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A weighted matter

Anne BardsleyI just found out that for the bulk of my life, I have been exercising the wrong muscles. I am so depressed.

Years of leg lifts, squats and miles walked on the treadmill, all for naught. I just flipped through the new catalog of Self Care Products for Women and there it was — just in time for my birthday — a vaginal weight set!

The depressing part is that now, in addition to my thighs, buttocks, triceps and biceps, I have to worry about my hidden parts. I seriously thought they were in great shape. I think I may have even bragged about them at a party after a few glasses of wine. Why did I ever open that catalog?

In my family, we never discussed anything below the naval and above the knees. When my dad learned that my aunt was having surgery on her uterus, he asked her if that was close to her Sagittarius.

My mother never mentioned that my sisters and I needed to do Kegels or lift weights with our vaginas. When I was growing up, no one had ever even whispered the actual names of sexual organs at 245 Willow Avenue.

Now, there it was in plain print — the word vaginal!

Women didn’t have to concern themselves with this stuff in the old days. Just once, I’d like to open the Sunday paper’s fashion section and read, “Scarlett O’Hara hoop dresses are back this season.”

Oh! I would be such a happy lady! Imagine not having to suck in my stomach, tuck in my derriere or lift those damned vaginal weights. The hoop dress would hide everything below my waist. Actually, I might need to invest in a corset for above my waist.

The only requirement to look good in a hoop dress is a full bust, and every woman knows that if you just gain a few pounds, your bust increases. With the scooped neckline so low, my husband wouldn’t even notice if I had a double chin. I doubt he’d even notice I had a face!

So now, in addition to working, cooking, cleaning, carpooling and my mending (I just slipped that in for Scarlett), I have to tend to more body parts. The ad men had struck again; it’s just one more reminder that I’m not good enough just as I am.

The set only costs $125 and includes a leather carrying case. I envisioned the old “Don’t leave home without it” commercials for American Express. The ad also offered me free shipping if I ordered an extra set for a friend. I guess they don’t realize that I wouldn’t have a friend left in the world if I started giving vaginal weight sets as gifts.

The ad assures me that I’ll be less embarrassed, more confident and have more control over my life. They swear that the weights are foolproof.

I think I’d be more embarrassed and less confident if I didn’t already exercise my self-control and profess that I, too, am foolproof. Who would ever think that bodybuilding a strong vagina could make such a difference in a woman’s life?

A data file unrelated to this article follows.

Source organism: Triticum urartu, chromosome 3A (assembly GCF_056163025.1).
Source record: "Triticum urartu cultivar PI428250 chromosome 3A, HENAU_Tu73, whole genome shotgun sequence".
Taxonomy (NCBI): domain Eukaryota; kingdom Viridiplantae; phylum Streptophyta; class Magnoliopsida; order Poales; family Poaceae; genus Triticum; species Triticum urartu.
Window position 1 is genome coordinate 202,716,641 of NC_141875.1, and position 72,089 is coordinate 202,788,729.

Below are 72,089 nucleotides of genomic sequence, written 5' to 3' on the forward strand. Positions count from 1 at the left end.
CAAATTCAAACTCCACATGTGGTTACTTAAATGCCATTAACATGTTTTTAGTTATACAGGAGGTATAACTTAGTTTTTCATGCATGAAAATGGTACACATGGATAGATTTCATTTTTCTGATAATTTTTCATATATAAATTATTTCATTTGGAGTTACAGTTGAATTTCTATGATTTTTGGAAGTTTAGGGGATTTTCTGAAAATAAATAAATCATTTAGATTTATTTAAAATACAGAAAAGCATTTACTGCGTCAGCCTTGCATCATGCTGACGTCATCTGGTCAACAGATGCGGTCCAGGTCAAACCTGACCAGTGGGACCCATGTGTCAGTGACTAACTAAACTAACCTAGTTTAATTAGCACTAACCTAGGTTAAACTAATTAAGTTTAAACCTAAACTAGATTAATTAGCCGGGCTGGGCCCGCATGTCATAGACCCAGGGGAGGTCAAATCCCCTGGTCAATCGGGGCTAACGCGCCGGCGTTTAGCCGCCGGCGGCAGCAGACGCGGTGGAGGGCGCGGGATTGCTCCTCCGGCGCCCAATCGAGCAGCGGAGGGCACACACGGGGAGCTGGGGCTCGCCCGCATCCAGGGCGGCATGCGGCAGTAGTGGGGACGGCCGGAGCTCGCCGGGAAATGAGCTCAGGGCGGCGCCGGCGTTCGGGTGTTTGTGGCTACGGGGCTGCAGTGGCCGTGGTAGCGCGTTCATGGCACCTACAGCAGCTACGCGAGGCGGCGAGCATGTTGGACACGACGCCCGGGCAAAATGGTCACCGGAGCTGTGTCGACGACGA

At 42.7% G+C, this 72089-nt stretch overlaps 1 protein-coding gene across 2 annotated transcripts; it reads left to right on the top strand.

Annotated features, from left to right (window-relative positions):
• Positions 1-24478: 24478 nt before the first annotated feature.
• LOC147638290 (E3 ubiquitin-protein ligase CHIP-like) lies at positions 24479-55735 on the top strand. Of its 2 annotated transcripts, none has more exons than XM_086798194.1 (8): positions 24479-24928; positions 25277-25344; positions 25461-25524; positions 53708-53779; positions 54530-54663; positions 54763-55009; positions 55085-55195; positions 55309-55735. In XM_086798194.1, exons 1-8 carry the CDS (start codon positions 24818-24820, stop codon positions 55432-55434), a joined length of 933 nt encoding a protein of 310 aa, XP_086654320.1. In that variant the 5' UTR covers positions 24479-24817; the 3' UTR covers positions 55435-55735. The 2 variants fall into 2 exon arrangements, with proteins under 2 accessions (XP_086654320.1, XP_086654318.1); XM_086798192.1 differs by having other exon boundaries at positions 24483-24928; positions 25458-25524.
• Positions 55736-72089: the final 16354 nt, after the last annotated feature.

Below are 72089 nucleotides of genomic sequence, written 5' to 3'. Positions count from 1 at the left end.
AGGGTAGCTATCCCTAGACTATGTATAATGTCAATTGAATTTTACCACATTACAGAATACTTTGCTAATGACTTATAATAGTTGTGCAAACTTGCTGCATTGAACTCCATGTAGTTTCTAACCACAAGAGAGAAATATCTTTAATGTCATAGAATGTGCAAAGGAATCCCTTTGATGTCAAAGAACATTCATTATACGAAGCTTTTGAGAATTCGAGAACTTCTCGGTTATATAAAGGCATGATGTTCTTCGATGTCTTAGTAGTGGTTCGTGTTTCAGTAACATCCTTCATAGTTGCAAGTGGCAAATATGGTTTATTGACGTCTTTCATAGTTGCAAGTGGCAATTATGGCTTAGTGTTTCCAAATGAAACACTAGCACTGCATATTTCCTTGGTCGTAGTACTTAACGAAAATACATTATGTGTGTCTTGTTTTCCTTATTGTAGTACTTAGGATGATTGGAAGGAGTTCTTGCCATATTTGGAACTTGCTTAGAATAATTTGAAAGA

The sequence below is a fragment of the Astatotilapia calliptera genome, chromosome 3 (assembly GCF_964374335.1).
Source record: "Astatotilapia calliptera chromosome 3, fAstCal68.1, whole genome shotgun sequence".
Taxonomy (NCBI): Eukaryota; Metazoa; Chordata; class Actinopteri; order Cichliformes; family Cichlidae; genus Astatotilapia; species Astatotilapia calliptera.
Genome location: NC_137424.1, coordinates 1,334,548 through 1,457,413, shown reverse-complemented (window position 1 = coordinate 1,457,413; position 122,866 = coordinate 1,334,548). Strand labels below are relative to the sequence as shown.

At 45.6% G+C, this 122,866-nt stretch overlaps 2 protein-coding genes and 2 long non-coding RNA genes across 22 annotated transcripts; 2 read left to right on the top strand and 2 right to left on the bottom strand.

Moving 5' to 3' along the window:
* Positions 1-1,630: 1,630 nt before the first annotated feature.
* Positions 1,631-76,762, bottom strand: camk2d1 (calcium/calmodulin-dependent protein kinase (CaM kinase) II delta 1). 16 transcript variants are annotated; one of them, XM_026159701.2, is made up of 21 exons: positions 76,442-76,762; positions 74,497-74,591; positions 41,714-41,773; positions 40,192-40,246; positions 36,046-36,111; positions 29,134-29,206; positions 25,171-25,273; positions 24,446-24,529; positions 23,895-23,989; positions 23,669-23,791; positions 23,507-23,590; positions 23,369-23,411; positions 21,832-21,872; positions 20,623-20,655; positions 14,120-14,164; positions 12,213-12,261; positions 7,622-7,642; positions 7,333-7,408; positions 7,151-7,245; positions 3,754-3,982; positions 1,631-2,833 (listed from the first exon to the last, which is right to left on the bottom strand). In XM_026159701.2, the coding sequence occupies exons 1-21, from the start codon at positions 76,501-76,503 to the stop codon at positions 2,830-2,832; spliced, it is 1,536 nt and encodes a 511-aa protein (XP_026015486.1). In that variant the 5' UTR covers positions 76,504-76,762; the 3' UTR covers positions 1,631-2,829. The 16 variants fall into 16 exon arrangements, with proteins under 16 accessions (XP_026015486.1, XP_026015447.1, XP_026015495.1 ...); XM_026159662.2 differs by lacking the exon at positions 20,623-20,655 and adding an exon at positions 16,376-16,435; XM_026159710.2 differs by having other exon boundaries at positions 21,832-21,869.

As Rhett Butler would say, “Frankly, my dear, I don’t give a damn!”

— Anne Bardsley

Anne Bardsley, of St. Petersburg, Fla., is the author of How I Earned My Wrinkles, a collection of humorous and sentimental stories about marriage, motherhood and menopause. She lives in a menopausal world with a husband who gives her wrinkles. When people ask her age, she sometimes tells them her bra size. “36-C,” she says, “was a wonderful age.”

Missy and Sam:
A cautionary tale

Linda DotyLast month, my husband and I went on vacation.  We went to an all-inclusive place and decided not to include our children in the plans.

My youngest said, “Mommy, why can’t we go with you?”  I said, “Oh, honey, let me try to explain. You wouldn’t like it if Mommy put Daddy in a consistent vegetative state with an iron skillet, would you?  Because then I’d be in prison and he’d do even less around the house than he does now. Really, this vacation is for your benefit.”

She looked a little frightened, but I think someday she’ll understand.

So there we were in Punta Cana, spending a day pool-side. My biggest stress was over whether to order a Pina Colada or a Mudslide.

There was another couple near where we were that day. While Bill and I were quietly reading our books (which is our way of “reconnecting,” I suppose), this other couple was never quiet.  Well, he was kind of quiet, if you think about it. Missy was never quiet.

“Sam, I need you to put sunscreen on my back.”

“Sam, will you get me another drink?”

“Sam, bring the camera!  Take a picture of me!”

All Sam ever said was, “Yes, Missy.”

Newlyweds are so cute.

By the time they left, I was glad to see them go.

I said, “Goodness, but she bossed him around a lot.” My husband didn’t respond.

You don’t have to hit me over the head with an iron skillet for me to realize something. In the weeks that have followed our vacation, there have been times I’ve asked Bill to do something and he’s simply replied, “OK, Missy.”

At first, I thought this was a refreshing departure because he used to only say, “As you wish,” which may be what started me thinking of myself as a princess. He was my Wesley and I was his Buttercup, which I suppose means that the children can be considered Rodents of Unusual Size.

But I digress…

Later, at home, I got to thinking about all this and came to the realization that perhaps the reason Missy annoyed me so much is because I observed something about her that I am less than proud of within myself. That warranted some introspection. I’ve penciled it in for next Tuesday.

It’s been a few weeks since our vacation and we continue to play this little game where by he calls me Missy when I am too demanding.

There is a lesson in here for all of us, I think.  Here’s the moral of the story:

When he’s referring to me as Missy, it could be I’m being too bossy.

And when I’m not referring to him as Sam, it probably means there is some need of mine he could be fulfilling if only he’d hop to it.

— Linda Doty